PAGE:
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Habit: palm tree
Height:  ?
Origin:  ?
Exposure:  ?
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Sunset Zones:
[[{{{domain}}}]] > [[{{{superregnum}}}]] > Plantae > [[{{{subregnum}}}]] > [[{{{superdivisio}}}]] > [[{{{superphylum}}}]] > [[{{{divisio}}}]] > [[{{{phylum}}}]] > [[{{{subdivisio}}}]] > [[{{{subphylum}}}]] > [[{{{infraphylum}}}]] > [[{{{microphylum}}}]] > [[{{{nanophylum}}}]] > [[{{{superclassis}}}]] > [[{{{classis}}}]] > [[{{{subclassis}}}]] > [[{{{infraclassis}}}]] > [[{{{superordo}}}]] > Arecales > [[{{{subordo}}}]] > [[{{{infraordo}}}]] > [[{{{superfamilia}}}]] > Arecaceae > [[{{{subfamilia}}}]] > [[{{{supertribus}}}]] > Areceae > [[{{{subtribus}}}]] > Acanthophoenix {{{subgenus}}} {{{sectio}}} {{{series}}} {{{species}}} {{{subspecies}}} var. {{{cultivar}}}

Standard Cyclopedia of Horticulture

Acanthophoenix (acantha, thorn, and phoenix, a date palm). Palmaceae, tribe Areceae. Very elegant greenhouse palms.

Leaves pinnate, finely dissected, more or less armed with long, slender, brown or black spines; lfts narrow, linear-lanceolate, acute, rarely acuminate, prominently veined above, scaly beneath, the margins revolute; rachis 3-angled in sections; sheath long, smooth or spiny: infl. (spadix) twice branched, sometimes smooth, but often hairy or even spiny, hanging by a short, stout stalk; the secondary branches slender or sometimes thick and twisted: spathes 2, flattened, soon falling: fls. monoecious, in spirally disposed 3-flo. clusters, red, pinkish or orange; inner segms. of the perianth valvate in male fls., imbricate in female fls.; stamens 12, reduced in the pistillate fls. to a ring of functionless staminoidea: fr. black, about twice the size of a grain of wheat.—There are only 3 or 4 species, confined exclusively to the Mascarene Isls., Mauritius and Bourbon. G.C. II. 22:426.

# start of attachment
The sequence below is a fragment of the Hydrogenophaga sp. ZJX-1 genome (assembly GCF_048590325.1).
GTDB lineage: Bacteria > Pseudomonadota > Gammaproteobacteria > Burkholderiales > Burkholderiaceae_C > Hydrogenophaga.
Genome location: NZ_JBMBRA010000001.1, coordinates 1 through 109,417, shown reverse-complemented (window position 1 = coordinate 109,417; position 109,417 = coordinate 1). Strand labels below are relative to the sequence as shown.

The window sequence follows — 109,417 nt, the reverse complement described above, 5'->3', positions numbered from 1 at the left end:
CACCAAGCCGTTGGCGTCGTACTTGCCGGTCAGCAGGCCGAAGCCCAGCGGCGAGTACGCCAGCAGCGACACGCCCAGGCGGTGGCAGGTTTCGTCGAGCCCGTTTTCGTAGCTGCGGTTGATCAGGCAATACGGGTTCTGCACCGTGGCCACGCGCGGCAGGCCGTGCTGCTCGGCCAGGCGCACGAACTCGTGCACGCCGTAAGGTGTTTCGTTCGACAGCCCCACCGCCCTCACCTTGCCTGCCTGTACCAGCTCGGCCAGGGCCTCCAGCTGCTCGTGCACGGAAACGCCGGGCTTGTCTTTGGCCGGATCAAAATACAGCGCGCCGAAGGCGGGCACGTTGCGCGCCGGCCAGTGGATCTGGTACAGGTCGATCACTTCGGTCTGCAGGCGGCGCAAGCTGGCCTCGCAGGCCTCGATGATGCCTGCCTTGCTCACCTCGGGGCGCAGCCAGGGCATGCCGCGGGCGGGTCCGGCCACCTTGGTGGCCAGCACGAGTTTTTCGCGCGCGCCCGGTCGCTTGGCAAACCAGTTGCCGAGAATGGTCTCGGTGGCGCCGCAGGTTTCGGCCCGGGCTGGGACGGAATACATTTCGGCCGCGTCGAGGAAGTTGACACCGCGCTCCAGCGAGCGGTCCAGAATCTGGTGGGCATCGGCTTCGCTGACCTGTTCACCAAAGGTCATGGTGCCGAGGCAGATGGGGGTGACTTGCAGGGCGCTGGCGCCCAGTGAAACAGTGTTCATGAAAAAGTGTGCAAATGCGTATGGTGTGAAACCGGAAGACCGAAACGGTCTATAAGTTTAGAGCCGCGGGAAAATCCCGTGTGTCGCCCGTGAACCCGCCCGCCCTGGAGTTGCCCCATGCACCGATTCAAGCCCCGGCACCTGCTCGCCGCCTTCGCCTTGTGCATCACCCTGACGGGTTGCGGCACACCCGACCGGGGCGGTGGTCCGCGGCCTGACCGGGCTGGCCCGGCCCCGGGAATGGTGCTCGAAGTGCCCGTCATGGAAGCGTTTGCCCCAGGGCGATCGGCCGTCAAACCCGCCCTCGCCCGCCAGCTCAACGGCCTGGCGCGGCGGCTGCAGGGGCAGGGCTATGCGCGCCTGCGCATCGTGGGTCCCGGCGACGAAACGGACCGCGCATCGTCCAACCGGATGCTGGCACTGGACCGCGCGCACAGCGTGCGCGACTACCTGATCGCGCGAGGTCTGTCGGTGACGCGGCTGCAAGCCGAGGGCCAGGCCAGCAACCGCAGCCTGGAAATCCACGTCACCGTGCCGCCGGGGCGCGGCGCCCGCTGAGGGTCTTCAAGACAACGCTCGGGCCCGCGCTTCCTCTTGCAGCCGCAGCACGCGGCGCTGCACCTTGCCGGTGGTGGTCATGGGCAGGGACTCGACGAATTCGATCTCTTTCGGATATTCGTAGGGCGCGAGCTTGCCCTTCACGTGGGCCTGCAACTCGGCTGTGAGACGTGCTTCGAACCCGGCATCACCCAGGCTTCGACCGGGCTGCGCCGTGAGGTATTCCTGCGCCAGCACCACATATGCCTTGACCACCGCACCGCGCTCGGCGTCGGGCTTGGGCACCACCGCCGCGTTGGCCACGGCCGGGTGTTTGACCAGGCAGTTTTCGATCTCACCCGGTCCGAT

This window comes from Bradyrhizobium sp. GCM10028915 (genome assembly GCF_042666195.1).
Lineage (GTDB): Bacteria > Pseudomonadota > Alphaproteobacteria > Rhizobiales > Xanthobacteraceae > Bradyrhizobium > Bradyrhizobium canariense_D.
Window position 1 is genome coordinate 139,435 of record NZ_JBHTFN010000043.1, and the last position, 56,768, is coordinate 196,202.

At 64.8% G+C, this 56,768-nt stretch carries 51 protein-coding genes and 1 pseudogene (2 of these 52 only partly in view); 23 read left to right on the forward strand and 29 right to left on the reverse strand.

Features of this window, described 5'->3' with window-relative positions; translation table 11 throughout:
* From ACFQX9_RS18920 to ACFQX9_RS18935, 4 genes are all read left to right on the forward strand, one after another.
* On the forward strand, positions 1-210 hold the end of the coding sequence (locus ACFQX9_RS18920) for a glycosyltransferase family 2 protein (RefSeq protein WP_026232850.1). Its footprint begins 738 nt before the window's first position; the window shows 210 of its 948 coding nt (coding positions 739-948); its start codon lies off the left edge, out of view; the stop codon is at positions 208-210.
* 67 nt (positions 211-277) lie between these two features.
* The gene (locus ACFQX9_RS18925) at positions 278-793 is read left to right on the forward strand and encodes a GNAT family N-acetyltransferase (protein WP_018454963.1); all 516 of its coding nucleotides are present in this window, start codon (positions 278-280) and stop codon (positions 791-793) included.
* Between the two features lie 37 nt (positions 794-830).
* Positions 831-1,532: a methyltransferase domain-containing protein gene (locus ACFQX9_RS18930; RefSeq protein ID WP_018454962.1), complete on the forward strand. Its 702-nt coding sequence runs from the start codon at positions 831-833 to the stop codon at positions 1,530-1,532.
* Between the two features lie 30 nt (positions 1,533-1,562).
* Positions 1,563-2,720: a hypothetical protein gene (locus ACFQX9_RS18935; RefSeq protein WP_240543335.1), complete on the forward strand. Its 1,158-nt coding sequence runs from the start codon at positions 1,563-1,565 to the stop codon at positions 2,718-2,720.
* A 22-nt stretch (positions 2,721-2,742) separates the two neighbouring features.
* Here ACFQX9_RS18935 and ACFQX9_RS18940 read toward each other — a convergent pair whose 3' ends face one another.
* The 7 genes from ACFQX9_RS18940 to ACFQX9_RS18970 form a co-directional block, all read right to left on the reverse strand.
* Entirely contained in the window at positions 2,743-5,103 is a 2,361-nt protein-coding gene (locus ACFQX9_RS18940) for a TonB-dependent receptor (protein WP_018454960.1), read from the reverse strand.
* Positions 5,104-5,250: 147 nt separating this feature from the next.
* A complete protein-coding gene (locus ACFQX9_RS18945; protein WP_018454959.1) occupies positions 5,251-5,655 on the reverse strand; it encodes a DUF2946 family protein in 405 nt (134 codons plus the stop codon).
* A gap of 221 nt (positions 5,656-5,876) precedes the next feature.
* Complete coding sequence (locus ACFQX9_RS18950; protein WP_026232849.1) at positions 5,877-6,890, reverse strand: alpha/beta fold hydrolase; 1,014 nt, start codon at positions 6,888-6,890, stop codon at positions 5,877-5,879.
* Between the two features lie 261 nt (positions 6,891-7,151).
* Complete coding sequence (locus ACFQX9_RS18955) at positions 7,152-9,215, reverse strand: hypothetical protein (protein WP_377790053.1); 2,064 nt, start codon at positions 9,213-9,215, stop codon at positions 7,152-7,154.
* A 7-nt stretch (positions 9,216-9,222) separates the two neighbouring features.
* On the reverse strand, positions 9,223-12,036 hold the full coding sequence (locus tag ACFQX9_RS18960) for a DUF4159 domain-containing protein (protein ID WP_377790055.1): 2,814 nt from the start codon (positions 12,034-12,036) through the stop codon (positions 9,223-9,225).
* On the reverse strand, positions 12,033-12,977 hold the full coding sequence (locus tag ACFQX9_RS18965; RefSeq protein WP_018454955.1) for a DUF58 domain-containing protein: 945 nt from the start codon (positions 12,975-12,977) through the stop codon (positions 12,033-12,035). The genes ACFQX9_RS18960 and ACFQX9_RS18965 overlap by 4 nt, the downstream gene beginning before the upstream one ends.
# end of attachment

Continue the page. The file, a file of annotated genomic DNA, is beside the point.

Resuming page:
These are tall palms or sometimes of moderate stature, the spiny and often ringed trunks conspicuously swollen at the base. Horticulturally, they have not figured very prominently in the trade in this country, but they are among the finest of cultivated palms in the collections of fanciers and botanic gardens.

They should be grown in a warm house, from 70 to 90°, never less than a night temperature of 55 to 60°. They will root best in a soil composed as follows: loam three parts, peat one part, leaf-mold one part, mixed with a little sand or crushed charcoal. The drainage, so long as the plants are in pots and tubs, must be very good, as they require much water. If possible, when the plants are 6 feet or more, plant out permanently.

Propagation is only by seeds, which frequently require two to three years to germinate. The seeds should be placed in a seed-pan and kept in a warm, moist place.CH

The above text is from the Standard Cyclopedia of Horticulture. It may be out of date, but still contains valuable and interesting information which can be incorporated into the remainder of the article. Click on "Collapse" in the header to hide this text.


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